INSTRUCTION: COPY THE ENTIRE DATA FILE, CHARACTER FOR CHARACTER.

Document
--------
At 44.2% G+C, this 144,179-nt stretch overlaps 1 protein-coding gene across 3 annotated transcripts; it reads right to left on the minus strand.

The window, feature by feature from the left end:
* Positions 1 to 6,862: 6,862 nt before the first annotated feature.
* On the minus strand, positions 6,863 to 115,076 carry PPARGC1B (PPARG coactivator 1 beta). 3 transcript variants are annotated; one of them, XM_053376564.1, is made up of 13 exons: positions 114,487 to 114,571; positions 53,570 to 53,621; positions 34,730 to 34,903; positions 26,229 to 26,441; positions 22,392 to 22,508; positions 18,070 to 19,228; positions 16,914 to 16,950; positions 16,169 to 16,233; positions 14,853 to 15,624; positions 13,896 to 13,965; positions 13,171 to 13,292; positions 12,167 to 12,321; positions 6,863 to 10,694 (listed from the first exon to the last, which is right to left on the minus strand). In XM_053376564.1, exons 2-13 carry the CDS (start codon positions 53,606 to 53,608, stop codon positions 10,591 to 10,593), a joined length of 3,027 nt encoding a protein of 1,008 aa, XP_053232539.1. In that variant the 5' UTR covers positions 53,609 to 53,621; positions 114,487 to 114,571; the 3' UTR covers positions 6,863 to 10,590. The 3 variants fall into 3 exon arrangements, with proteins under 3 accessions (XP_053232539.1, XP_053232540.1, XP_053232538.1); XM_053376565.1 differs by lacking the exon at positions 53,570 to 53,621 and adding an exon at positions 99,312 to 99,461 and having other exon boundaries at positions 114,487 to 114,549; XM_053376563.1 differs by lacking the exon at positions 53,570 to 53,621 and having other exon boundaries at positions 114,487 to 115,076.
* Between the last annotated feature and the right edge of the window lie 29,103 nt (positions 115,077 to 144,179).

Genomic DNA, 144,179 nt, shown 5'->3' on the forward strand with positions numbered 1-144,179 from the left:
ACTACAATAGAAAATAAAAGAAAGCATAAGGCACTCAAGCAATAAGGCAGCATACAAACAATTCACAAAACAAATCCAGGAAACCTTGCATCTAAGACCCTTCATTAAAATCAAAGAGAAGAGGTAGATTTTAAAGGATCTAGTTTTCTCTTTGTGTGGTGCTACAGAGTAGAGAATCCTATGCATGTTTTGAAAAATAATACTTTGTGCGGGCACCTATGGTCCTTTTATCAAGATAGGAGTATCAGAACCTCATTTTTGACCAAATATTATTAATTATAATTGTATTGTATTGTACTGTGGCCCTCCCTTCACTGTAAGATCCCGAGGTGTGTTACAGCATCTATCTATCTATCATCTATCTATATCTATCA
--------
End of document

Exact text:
At 44.2% G+C, this 144,179-nt stretch overlaps 1 protein-coding gene across 3 annotated transcripts; it reads right to left on the minus strand.

The window, feature by feature from the left end:
* Positions 1 to 6,862: 6,862 nt before the first annotated feature.
* On the minus strand, positions 6,863 to 115,076 carry PPARGC1B (PPARG coactivator 1 beta). 3 transcript variants are annotated; one of them, XM_053376564.1, is made up of 13 exons: positions 114,487 to 114,571; positions 53,570 to 53,621; positions 34,730 to 34,903; positions 26,229 to 26,441; positions 22,392 to 22,508; positions 18,070 to 19,228; positions 16,914 to 16,950; positions 16,169 to 16,233; positions 14,853 to 15,624; positions 13,896 to 13,965; positions 13,171 to 13,292; positions 12,167 to 12,321; positions 6,863 to 10,694 (listed from the first exon to the last, which is right to left on the minus strand). In XM_053376564.1, exons 2-13 carry the CDS (start codon positions 53,606 to 53,608, stop codon positions 10,591 to 10,593), a joined length of 3,027 nt encoding a protein of 1,008 aa, XP_053232539.1. In that variant the 5' UTR covers positions 53,609 to 53,621; positions 114,487 to 114,571; the 3' UTR covers positions 6,863 to 10,590. The 3 variants fall into 3 exon arrangements, with proteins under 3 accessions (XP_053232539.1, XP_053232540.1, XP_053232538.1); XM_053376565.1 differs by lacking the exon at positions 53,570 to 53,621 and adding an exon at positions 99,312 to 99,461 and having other exon boundaries at positions 114,487 to 114,549; XM_053376563.1 differs by lacking the exon at positions 53,570 to 53,621 and having other exon boundaries at positions 114,487 to 115,076.
* Between the last annotated feature and the right edge of the window lie 29,103 nt (positions 115,077 to 144,179).

Genomic DNA, 144,179 nt, shown 5'->3' on the forward strand with positions numbered 1-144,179 from the left:
ACTACAATAGAAAATAAAAGAAAGCATAAGGCACTCAAGCAATAAGGCAGCATACAAACAATTCACAAAACAAATCCAGGAAACCTTGCATCTAAGACCCTTCATTAAAATCAAAGAGAAGAGGTAGATTTTAAAGGATCTAGTTTTCTCTTTGTGTGGTGCTACAGAGTAGAGAATCCTATGCATGTTTTGAAAAATAATACTTTGTGCGGGCACCTATGGTCCTTTTATCAAGATAGGAGTATCAGAACCTCATTTTTGACCAAATATTATTAATTATAATTGTATTGTATTGTACTGTGGCCCTCCCTTCACTGTAAGATCCCGAGGTGTGTTACAGCATCTATCTATCTATCATCTATCTATATCTATCA